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The functional equation $f(x) = (1-x)f(x^2)$ (with $f(0)=1$) has a simple solution that can be expressed as a rapidly converging infinite product $$f(x) = \prod_{n=0}^\infty (1 - x^{2^n}) = (1-x)(1-x^2)(1-x^4)(1-x^8)\cdots$$ and as a more slowly converging power series $$f(x) = \sum_{n=0}^\infty (-1)^{H(n)}x^n = 1 - x - x^2 + x^3 -\cdots,$$ where $H(n)$ is the Hamming weight of $n$ (i.e., the number of 1's in the binary representation of $n$).

Is anything known about this function $f$? Does it have a simple description in terms of more familiar functions?

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This function has a natural boundary on the unit circle. What "familiar function" has that? –  Gerald Edgar Feb 11 at 19:20
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For $x=1/2$ this gives the "Thue-Morse"-constant (or something rational tightly related) . There is a bit of discussion about it online available. –  Gottfried Helms Feb 11 at 21:50
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I think $1/f(x)$ gives the generating function for binary partitions. See, e.g., theory.cs.uvic.ca/inf/nump/BinaryPartition.html –  Benjamin Dickman Feb 12 at 2:56

2 Answers 2

(I made this comment an answer so that the question can be "completed" by "accepting" this answer)

There is an interesting discussion around the Thue-Morse-sequence/constant in the following two articles of J. Shallit/JP Allouche, where the function in question occurs in a wider context.
See links at Jeffrey Shallit's homepage:

  • The ubiquituous Thue-Morse-Sequence (this is a postscript file and can be converted (for instance by Ghostscript) to pdf to be readable.) In the paper your formula occurs in proposition 2.
  • A powerpoint-like overview is in this pdf-file (somehow a summary, possibly an extension) of the first paper. Again you find your function discussed (in short) and referenced from a wider context (see page 36 "Another definition").

[update] I included the hint to Ghostscript due to the comments to this answer

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[A non-mathematical comment] "this is a postscript file and should be converted to pdf to be readable": This is not true! You can use for instance Ghostscript (free software, available at least for Linux and Windows and I imagine for a number of other platforms too: ghostscript.com) to read the Postscript file. –  Bruno Apr 1 at 8:57
    
:-) Yes, I'm so used to the ps to pdf-conversion by ghostscript in the background that I even forget to mention it... –  Gottfried Helms Apr 1 at 9:04

I don't know, whether the following counts as "is anything known", but I found it interesting.
Consider the separation according to the Hamming weight: $$ \begin{array}{} a_0(x) &= 1 &\\ a_1(x) &= & x^1+x^2 + x^4 + x^8 + ... \\ a_2(x) &= & x^3+x^5 + x^6 + x^9 + ... \\ a_3(x) &= & x^7+x^{11} + x^{13} + x^{14} + ... \\ ... & = ... \end{array}$$ which are all convergent for $|x| \lt 1$, then $$ s_0(x) = a_0(x) +a_1(x)+a_2(x)+ ... \\ = \sum_{k=0}^\infty a_k(x) \\ = \sum_{k=0}^\infty x^k \\ = { 1 \over 1-x } \tag2$$ and $$ s_1(x) = a_0(x) -a_1(x)+a_2(x)- ... \\ = \sum_{k=0}^\infty (-1)^k a_k(x) \\ = \sum_{k=0}^\infty (-1)^{H(k)} x^k \\ = f(x) \tag3$$ I found it then interesting, that at $x=1/2$ the evaluation $a_1(1/2)$ is known to be a transcendental number. But what about the other $a_k(1/2)$ ? If I recall it correctly they are all transcendental numbers, but don't have it at hand how this has been shown; I think they might be rational multiples of each other): just (another) infinite set of transcendental numbers adding up to a rational one.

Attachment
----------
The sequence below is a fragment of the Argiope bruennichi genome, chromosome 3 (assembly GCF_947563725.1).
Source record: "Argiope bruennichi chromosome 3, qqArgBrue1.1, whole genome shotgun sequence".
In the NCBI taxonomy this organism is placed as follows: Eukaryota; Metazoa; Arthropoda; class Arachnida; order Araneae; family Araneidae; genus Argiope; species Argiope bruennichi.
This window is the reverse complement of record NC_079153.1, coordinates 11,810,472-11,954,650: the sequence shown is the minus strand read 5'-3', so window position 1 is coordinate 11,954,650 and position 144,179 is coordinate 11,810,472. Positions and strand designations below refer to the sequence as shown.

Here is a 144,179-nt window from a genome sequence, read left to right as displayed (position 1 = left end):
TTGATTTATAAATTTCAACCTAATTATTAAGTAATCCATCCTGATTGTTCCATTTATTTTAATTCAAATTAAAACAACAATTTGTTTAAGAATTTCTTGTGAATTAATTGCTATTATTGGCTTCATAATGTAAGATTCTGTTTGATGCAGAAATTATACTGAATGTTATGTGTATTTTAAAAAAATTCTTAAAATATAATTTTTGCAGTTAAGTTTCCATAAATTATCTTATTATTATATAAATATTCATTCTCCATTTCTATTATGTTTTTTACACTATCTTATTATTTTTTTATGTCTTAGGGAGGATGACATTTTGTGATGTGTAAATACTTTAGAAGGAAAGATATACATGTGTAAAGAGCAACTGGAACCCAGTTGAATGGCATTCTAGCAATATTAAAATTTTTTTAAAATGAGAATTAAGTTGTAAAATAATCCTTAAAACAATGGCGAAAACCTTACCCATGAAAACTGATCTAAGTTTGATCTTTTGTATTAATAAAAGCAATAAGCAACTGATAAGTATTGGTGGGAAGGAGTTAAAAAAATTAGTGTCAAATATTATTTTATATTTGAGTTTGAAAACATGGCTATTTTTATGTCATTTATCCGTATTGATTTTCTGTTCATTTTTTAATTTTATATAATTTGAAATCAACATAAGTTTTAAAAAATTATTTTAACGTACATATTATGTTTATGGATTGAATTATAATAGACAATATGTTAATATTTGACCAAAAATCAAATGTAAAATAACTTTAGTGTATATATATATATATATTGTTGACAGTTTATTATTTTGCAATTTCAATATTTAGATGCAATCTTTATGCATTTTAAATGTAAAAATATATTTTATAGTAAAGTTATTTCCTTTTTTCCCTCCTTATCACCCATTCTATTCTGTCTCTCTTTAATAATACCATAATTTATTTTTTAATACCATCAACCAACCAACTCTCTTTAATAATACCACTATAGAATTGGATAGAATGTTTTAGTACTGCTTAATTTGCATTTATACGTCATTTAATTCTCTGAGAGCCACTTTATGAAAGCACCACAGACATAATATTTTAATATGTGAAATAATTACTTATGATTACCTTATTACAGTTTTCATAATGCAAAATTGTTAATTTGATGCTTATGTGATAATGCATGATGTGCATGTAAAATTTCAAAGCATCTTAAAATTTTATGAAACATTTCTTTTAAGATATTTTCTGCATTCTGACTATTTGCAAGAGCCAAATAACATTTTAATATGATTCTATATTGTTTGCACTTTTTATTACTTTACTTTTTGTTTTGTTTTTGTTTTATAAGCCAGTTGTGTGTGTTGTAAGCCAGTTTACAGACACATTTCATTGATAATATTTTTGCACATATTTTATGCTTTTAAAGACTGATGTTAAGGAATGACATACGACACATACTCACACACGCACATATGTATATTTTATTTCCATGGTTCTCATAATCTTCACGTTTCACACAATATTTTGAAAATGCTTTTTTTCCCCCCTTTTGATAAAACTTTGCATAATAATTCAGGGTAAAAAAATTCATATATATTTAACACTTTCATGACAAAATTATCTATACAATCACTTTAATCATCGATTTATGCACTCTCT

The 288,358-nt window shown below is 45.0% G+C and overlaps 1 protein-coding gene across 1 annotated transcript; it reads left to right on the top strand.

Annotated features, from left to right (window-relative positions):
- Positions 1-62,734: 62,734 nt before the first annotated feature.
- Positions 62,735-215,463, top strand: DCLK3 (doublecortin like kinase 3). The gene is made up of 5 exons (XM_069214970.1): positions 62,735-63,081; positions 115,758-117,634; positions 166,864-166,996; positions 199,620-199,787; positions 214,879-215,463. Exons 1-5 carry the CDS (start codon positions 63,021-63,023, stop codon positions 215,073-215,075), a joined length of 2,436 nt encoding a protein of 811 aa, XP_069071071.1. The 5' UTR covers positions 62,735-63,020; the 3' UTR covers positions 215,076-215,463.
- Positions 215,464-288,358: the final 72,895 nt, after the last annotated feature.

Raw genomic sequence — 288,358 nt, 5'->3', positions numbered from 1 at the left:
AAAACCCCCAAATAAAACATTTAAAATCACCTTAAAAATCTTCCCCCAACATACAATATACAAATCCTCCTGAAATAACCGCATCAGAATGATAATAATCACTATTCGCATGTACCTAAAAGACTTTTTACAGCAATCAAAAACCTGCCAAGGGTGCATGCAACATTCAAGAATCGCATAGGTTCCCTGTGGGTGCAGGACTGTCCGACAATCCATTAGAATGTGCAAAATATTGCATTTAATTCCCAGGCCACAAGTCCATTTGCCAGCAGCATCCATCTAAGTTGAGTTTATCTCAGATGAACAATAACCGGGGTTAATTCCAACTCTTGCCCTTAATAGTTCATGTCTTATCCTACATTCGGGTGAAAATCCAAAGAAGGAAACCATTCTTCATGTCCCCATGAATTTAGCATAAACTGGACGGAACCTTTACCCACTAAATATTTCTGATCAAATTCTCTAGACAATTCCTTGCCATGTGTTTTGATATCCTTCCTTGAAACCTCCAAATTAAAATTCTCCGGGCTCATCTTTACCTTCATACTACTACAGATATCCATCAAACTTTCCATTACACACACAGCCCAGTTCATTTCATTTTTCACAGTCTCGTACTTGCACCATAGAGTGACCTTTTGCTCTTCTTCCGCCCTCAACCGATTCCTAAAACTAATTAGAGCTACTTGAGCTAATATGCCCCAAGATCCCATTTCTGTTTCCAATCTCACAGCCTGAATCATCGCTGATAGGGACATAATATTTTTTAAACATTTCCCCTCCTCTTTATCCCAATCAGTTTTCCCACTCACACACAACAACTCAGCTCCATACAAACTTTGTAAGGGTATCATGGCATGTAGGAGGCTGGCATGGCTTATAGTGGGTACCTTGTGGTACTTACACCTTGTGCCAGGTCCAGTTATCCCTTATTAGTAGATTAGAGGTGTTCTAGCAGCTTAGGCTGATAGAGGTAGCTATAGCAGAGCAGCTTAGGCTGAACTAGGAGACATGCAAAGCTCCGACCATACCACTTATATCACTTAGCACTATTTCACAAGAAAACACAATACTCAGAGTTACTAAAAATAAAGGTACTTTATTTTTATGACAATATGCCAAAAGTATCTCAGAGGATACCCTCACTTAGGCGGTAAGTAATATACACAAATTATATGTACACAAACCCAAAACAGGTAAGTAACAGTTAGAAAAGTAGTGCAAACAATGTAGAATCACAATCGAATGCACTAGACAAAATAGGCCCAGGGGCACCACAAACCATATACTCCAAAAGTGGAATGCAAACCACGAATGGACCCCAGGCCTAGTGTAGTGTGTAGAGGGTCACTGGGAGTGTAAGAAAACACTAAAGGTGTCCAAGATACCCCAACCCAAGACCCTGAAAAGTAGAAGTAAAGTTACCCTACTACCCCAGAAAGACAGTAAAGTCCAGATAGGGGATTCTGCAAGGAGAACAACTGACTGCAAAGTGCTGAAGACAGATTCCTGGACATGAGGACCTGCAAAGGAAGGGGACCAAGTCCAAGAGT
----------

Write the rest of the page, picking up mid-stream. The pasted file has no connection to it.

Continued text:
[update] If I recall correctly the $a_k(1/2)$ can be generated as rational compositions of $a_1(1/2),a_1(1/2^2),a_1(1/2^3),...$ (or very similar) applying the Newton-method of converting a sequence of powersums into symmetric polynomials. For instance, $$a_1(1/2) \approx 0.816421509022 \\ a_2(1/2) \approx 0.175061285686 \\$$ and also $$ [(a_1(1/2)^2-(a_1(1/2) -1/2) )/2,a_2(1/2)] \\ [0.175061285686, 0.175061285686] $$ using Pari/GP, reflecting the second power $(x^1 + x^2 + x^4+x^8+...)^2= 2(x^3 + x^5+x^6 + ...) + (x^2+x^4+x^8+...) \\ = 2 a_2(x)+ a_1(x^2) = 2 a_2(x)+ (a_1(x)-x) $

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This follows from some results about numbers whose binary (actually arbitrary-base, but binary is the relevant case here) representations form automatic sequences ; see en.wikipedia.org/wiki/Automatic_sequence#Automatic_real_number for more pointers. (The automata for recognizing each individual sequence is fairly trivial, just a 'count-to-$k$' FSM. There's no uniform automaton that covers all the sequences, but that's irrelevant here.) –  Steven Stadnicki May 16 at 21:41
    
Incidentally, Alpha gives $\frac{a_1(1/2)}{a_2(1/2)}$ as approximately $4.663632$, and passing that into the ISC doesn't yield anything particularly interesting. I imagine it's probably transcendental as well. Perhaps if the ratio of two automatic reals is also automatic... –  Steven Stadnicki May 16 at 23:58
    
@Steven: in fact there should be a rational composition in terms of powers of $a_1(x)$ and thus all $a_k(1/2)$ should come out to be transcendental ; I've put that idea into my answer. –  Gottfried Helms May 17 at 10:34
    
@Steven: the ratio gives $ \displaystyle 4.663632...= {a_1 \over a_2 } = { 2 \over a_1 -1 + {1 \over 2 a_1}}$ as a rational composition of $a_1$ and $a_1^2$ –  Gottfried Helms May 17 at 18:40

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